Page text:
1. Beat butter until soft.
2. Gradually beat in icing sugar and cocoa powder then the water.


Wednesday, 12 November 2014

Fig Almond Cake and Fig Chocolate Slice


Parents got me many fresh figs on the cheap (4 for 23p)! I’ve never used fresh figs in baking and wanted to try a few experiments. Two out of three experiments were a success. Here, I am sharing the recipes for Fig almond cake and Fig chocolate slice. These turned out well and the evidence disappeared quickly at work!

I chose to use this Nestle recipe for Fig almond cake. I normally have condensed milk in the cupboard/fridge so this is a good way of using it up. I really enjoyed the taste and texture of this Fig almond cake. I didn’t have any flaked almonds to put on top so left them out. However, I think they would have added another tasty dimension to the cake.

I used this recipe for Fig chocolate slice. People were surprised and couldn't tell that there were figs in the brownie-like Fig chocolate slice. Apart from the occasional crunch from the fig seeds, you wouldn’t know there was something very healthy in it. A great way to sneak goodness into a very chocolaty indulgent treat!

The original recipe for Fig chocolate slice is served warm with a Brown sugar cream. I didn’t make the cream but you may want to give it a go. I ate mine at room temperature but imagine it would be nice warmed up too.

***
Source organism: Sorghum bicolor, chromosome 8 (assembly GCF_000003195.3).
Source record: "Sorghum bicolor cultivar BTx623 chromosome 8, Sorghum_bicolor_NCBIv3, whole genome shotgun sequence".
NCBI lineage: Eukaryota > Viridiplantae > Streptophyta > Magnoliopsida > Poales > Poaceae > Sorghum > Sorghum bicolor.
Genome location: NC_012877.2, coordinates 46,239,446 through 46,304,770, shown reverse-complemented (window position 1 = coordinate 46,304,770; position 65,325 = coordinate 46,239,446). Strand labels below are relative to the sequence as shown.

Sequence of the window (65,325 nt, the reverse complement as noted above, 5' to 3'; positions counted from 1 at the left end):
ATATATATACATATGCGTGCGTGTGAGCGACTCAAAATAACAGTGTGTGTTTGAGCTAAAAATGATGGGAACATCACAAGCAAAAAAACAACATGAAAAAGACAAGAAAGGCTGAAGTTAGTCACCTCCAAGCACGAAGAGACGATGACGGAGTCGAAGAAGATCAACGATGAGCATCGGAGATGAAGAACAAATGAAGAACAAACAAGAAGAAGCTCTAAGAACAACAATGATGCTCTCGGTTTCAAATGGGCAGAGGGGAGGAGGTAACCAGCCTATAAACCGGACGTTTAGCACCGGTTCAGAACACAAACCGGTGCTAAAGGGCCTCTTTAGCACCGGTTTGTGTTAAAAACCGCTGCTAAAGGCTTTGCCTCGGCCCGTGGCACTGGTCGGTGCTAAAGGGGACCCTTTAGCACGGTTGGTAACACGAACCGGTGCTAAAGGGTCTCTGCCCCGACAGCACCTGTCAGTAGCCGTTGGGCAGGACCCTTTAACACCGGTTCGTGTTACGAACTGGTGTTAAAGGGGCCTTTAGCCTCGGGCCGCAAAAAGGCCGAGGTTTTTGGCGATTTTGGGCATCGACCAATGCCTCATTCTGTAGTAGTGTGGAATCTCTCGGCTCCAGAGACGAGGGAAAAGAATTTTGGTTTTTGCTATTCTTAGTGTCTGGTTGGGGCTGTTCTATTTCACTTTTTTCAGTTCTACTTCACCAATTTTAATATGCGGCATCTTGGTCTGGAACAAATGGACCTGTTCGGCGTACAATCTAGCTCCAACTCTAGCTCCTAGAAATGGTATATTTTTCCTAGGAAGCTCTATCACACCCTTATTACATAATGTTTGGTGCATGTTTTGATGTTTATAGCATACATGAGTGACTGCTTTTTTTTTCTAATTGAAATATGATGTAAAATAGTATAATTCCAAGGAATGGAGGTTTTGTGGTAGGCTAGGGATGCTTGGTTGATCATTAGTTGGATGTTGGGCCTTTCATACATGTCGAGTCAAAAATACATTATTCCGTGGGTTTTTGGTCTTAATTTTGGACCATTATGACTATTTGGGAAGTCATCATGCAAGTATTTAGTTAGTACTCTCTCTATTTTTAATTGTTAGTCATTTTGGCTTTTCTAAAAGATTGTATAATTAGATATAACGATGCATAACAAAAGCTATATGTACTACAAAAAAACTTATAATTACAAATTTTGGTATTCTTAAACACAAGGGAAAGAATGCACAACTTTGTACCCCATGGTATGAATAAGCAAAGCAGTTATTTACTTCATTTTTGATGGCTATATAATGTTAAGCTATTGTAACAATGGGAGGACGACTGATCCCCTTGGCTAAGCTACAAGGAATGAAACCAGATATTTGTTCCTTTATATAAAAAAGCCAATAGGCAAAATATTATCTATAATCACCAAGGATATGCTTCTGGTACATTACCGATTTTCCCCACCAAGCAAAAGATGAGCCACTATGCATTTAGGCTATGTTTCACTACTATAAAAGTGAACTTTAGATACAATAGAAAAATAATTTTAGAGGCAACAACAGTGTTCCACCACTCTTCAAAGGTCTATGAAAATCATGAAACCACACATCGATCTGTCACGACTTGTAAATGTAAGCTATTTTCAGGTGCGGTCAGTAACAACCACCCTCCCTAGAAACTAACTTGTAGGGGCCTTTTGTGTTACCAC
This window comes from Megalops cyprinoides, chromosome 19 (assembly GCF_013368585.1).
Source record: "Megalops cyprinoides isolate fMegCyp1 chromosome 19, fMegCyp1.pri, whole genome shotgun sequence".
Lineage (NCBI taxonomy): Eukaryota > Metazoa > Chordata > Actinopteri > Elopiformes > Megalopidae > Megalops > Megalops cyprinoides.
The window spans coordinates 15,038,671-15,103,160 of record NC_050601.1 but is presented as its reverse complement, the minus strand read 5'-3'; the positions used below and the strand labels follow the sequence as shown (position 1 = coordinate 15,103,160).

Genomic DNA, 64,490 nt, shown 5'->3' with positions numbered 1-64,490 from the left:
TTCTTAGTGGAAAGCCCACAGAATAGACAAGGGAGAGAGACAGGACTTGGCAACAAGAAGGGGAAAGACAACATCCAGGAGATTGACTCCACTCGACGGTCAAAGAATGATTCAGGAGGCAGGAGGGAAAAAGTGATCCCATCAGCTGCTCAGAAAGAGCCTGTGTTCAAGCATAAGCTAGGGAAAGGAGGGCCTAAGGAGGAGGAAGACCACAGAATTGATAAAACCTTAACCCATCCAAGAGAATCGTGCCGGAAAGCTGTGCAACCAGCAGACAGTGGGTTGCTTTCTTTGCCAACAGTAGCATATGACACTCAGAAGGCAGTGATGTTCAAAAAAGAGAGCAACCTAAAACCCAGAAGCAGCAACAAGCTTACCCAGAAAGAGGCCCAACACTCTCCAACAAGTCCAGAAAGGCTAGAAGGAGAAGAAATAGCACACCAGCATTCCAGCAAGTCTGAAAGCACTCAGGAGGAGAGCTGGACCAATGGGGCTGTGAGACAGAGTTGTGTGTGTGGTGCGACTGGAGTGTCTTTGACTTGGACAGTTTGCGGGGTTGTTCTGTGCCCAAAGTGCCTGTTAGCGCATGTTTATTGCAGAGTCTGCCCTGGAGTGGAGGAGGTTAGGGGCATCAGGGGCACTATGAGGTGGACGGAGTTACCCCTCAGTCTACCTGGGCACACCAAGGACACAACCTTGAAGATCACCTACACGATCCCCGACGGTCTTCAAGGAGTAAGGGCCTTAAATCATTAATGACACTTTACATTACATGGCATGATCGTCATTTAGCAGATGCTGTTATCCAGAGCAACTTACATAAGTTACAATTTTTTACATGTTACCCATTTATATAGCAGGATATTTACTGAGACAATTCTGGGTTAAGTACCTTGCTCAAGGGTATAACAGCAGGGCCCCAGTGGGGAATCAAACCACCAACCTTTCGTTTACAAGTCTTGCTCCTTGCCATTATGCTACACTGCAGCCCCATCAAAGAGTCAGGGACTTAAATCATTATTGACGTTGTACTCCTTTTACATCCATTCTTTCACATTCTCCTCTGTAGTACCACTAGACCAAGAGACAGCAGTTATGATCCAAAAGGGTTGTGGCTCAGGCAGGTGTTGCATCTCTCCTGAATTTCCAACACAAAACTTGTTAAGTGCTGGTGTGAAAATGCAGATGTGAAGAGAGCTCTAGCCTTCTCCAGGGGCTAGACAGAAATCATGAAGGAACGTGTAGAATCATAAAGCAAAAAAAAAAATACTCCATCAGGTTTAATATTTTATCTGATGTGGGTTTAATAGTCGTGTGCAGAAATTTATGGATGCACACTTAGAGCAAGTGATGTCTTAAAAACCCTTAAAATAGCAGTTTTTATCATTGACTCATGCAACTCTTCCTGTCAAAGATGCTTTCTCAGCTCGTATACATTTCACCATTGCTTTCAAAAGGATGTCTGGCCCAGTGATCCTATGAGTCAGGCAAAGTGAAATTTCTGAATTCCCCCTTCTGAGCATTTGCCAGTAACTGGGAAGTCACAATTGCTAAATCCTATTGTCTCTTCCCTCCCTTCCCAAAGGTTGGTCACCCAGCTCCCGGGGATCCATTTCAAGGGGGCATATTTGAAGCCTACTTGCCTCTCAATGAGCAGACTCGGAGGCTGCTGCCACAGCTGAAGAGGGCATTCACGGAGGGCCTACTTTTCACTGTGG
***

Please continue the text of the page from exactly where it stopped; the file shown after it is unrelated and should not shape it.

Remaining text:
I made a few cupcakes out of the Fig cake mixture. I had leftover caramel buttercream icing leftover so used it up on these cupcakes. I use this recipe for caramel buttercream icing that goes well with chocolate cake. I let the caramel icing cool down and harden at room temperature. I then beat it with a hand-held mixer which loosens the hard icing. It becomes more like a buttercream consistency which you can pipe easily onto cupcakes. I had a go at trying different piping techniques with my new Wilton ruffle 125 piping tip.

Leigh really enjoyed these cupcakes. The Fig cake pairs well with the caramel buttercream.




So, here are the recipes for both Fig almond cake and Fig chocolate slice.
Starting with the Fig almond cake…




¾ cup butter (150 g), softened
½ cup (100 g) caster sugar
4 eggs
1 teaspoon vanilla essence
1 tin (397 g) condensed milk
1½ cups (210 g) plain flour
½ cup (50 g) ground almonds
1 teaspoon baking powder
1½ cups (300 g) fresh figs, peeled and chopped
¼ cup (25 g) flaked almonds, optional



1. Preheat the oven to 190°C.
Grease and line a 23 x 28 cm baking tin.
2. Mix in a bowl the butter and sugar until well combined.
Add eggs, vanilla and condensed milk then mix to combine all together.
3. Add flour, ground almonds and baking powder then mix until well combined.
4. Fold the figs into the mixture and pour mixture into the tin.
Sprinkle flaked almonds on top, if using.
5. Bake in oven for 35-40 minutes,
or until when inserting a skewer in the centre comes out clean.
Remove from the oven and cool completely.





And followed by the recipe for Fig chocolate slice…


200g dark chocolate, broken into pieces
150g butter, cubed
1 cup brown sugar
1 teaspoon vanilla extract